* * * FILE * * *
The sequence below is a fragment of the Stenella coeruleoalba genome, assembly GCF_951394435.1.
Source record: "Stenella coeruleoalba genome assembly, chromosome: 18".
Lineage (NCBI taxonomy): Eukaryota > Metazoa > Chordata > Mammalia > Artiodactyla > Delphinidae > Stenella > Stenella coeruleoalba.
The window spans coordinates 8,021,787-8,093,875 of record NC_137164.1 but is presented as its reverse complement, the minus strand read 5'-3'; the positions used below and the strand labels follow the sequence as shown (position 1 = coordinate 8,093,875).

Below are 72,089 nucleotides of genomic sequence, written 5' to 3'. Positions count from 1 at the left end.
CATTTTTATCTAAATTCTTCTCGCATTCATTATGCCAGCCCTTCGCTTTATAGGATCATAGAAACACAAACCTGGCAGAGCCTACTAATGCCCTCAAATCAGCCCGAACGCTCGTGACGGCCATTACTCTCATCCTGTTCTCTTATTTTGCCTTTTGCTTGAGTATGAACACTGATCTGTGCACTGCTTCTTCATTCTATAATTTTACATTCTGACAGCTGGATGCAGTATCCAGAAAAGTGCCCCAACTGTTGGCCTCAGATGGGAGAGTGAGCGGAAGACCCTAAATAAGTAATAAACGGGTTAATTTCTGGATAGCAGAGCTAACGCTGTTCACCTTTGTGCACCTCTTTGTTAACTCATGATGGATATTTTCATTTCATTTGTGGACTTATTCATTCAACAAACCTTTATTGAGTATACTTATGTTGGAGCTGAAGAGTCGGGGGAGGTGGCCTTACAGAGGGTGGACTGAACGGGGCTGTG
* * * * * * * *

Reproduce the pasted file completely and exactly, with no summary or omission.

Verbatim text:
The sequence below is a fragment of the Stenella coeruleoalba genome, assembly GCF_951394435.1.
Source record: "Stenella coeruleoalba genome assembly, chromosome: 18".
Lineage (NCBI taxonomy): Eukaryota > Metazoa > Chordata > Mammalia > Artiodactyla > Delphinidae > Stenella > Stenella coeruleoalba.
The window spans coordinates 8,021,787-8,093,875 of record NC_137164.1 but is presented as its reverse complement, the minus strand read 5'-3'; the positions used below and the strand labels follow the sequence as shown (position 1 = coordinate 8,093,875).

Below are 72,089 nucleotides of genomic sequence, written 5' to 3'. Positions count from 1 at the left end.
CATTTTTATCTAAATTCTTCTCGCATTCATTATGCCAGCCCTTCGCTTTATAGGATCATAGAAACACAAACCTGGCAGAGCCTACTAATGCCCTCAAATCAGCCCGAACGCTCGTGACGGCCATTACTCTCATCCTGTTCTCTTATTTTGCCTTTTGCTTGAGTATGAACACTGATCTGTGCACTGCTTCTTCATTCTATAATTTTACATTCTGACAGCTGGATGCAGTATCCAGAAAAGTGCCCCAACTGTTGGCCTCAGATGGGAGAGTGAGCGGAAGACCCTAAATAAGTAATAAACGGGTTAATTTCTGGATAGCAGAGCTAACGCTGTTCACCTTTGTGCACCTCTTTGTTAACTCATGATGGATATTTTCATTTCATTTGTGGACTTATTCATTCAACAAACCTTTATTGAGTATACTTATGTTGGAGCTGAAGAGTCGGGGGAGGTGGCCTTACAGAGGGTGGACTGAACGGGGCTGTG